Dark is the cave.

We still do not know why Lascaux was created. The narrow corridor had to be crawled through

before entering a huge cave whose ceilings and walls were, and still are, covered with scenes of hunting or magic, or both.

What struck me twenty-five years ago and came back to me when I started this series, is the combination of geometric patterns, looking like quilts or carpets, with figurative  representations of animals and other symbolic elements that paleontologist Leroy-Gourhan has identified as masculine and feminine symbols ( the arrow and the grid or corolla), as well as imprints of children’s hands. In our times, we still struggle with these extremes of painting, oscillate between figurative and abstract, concept and matter.

Dark is the cave. Painting is like hunting or magic. It has the same qualities of fascination and cruelty. As the cavemen– or women– who used sticks, hollow bones, mineral and plant colors to paint these figures 15,000 years ago, I want to appropriate, maybe, some of the strength and courage of the animals I am painting.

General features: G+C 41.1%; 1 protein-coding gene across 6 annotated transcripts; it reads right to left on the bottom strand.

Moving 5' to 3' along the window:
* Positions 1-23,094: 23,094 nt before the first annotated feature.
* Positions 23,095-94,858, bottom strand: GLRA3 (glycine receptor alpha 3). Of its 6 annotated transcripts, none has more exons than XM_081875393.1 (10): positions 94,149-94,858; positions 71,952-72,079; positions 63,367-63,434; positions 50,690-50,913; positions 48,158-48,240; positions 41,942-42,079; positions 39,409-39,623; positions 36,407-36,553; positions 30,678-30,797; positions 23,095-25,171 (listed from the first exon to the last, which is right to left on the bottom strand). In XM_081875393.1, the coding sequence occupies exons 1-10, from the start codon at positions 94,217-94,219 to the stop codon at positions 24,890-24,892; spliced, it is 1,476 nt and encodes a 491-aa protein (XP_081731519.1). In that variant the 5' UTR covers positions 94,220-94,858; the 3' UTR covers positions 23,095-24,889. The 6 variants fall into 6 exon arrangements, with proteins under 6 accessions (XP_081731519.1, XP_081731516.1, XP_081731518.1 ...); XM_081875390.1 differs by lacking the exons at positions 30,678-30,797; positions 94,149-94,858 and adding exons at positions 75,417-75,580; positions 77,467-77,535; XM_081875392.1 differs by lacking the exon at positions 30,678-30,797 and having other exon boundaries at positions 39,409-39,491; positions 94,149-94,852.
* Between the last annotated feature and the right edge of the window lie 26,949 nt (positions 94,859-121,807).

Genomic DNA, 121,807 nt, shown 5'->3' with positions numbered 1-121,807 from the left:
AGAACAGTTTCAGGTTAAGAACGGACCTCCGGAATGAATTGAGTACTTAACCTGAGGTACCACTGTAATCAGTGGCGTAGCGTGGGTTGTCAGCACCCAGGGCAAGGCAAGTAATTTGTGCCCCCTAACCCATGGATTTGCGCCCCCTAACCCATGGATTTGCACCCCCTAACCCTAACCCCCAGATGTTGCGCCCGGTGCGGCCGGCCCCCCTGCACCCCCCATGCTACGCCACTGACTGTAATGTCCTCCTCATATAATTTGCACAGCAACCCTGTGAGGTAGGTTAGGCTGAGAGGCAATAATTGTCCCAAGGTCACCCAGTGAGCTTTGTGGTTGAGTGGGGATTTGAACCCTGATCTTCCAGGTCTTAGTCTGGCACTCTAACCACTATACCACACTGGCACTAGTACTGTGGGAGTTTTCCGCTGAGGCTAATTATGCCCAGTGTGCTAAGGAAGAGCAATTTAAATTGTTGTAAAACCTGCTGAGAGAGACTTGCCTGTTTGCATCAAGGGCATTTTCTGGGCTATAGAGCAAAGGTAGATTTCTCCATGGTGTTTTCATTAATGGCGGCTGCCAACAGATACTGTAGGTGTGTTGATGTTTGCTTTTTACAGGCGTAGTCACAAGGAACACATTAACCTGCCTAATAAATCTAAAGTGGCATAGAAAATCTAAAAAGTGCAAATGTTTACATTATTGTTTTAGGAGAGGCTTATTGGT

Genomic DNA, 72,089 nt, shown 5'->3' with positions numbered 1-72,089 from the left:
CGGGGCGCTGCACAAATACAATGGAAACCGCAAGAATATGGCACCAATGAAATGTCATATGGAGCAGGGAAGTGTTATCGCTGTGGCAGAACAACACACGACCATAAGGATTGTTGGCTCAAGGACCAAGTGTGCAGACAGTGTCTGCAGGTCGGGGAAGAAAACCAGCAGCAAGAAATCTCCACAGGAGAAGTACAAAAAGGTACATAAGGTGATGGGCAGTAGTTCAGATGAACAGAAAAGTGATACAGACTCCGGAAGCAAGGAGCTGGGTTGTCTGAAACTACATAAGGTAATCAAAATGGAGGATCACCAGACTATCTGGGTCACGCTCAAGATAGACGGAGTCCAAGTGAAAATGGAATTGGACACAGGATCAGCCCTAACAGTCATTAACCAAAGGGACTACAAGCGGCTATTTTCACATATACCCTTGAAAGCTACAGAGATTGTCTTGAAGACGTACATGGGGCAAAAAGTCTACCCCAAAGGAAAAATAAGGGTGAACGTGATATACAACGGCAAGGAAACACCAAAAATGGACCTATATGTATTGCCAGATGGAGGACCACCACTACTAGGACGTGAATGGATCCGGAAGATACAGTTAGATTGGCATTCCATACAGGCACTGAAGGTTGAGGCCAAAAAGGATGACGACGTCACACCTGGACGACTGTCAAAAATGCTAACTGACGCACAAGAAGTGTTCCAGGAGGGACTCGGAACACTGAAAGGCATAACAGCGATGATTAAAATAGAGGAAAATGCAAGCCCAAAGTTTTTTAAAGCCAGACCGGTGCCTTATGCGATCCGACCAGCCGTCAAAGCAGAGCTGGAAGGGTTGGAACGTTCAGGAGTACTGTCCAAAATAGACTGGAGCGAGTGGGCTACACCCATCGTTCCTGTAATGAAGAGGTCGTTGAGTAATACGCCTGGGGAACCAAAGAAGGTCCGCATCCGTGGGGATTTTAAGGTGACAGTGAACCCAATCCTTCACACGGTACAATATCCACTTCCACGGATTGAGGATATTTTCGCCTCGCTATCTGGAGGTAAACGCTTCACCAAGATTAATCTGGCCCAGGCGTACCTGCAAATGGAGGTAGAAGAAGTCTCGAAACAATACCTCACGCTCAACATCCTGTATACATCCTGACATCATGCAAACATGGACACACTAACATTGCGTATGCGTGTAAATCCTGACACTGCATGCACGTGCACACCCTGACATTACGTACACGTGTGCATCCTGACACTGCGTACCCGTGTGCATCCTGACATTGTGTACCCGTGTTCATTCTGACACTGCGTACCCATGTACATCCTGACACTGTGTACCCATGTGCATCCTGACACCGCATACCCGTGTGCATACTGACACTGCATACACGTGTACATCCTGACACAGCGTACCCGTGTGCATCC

Using the handmade paper I make from cotton and abaca, I thought ot Tapiès and Paul Klee, of the walls of Venice and Cairo. But also f the sheep and cow skins I saw one morning in Fez, Morocco, freshly dyed in purples, pinks and ochres, stretched to dry outside the city’s medieval walls. The animals killed in the abattoirs the night before were born again that morning as giant flowers.

The cave is dark as the beginnings of life and art. The flickering light of the torches could still illuminate the pregnant woman between two spotted horses. Her body overlaps with theirs. She shares their intuition, their intensity, their raw beauty. She lent them her mane of hair. The heartbeat of her yet unborn child radiates through space.